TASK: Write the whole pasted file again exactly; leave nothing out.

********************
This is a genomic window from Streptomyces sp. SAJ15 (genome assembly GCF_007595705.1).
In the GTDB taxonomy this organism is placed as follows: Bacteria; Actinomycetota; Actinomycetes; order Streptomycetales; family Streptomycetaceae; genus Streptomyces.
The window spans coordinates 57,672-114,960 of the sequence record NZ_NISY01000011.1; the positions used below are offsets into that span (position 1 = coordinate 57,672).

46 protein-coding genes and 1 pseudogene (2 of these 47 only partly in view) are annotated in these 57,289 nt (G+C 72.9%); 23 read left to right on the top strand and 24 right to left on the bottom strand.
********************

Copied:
This is a genomic window from Streptomyces sp. SAJ15 (genome assembly GCF_007595705.1).
In the GTDB taxonomy this organism is placed as follows: Bacteria; Actinomycetota; Actinomycetes; order Streptomycetales; family Streptomycetaceae; genus Streptomyces.
The window spans coordinates 57,672-114,960 of the sequence record NZ_NISY01000011.1; the positions used below are offsets into that span (position 1 = coordinate 57,672).

46 protein-coding genes and 1 pseudogene (2 of these 47 only partly in view) are annotated in these 57,289 nt (G+C 72.9%); 23 read left to right on the top strand and 24 right to left on the bottom strand.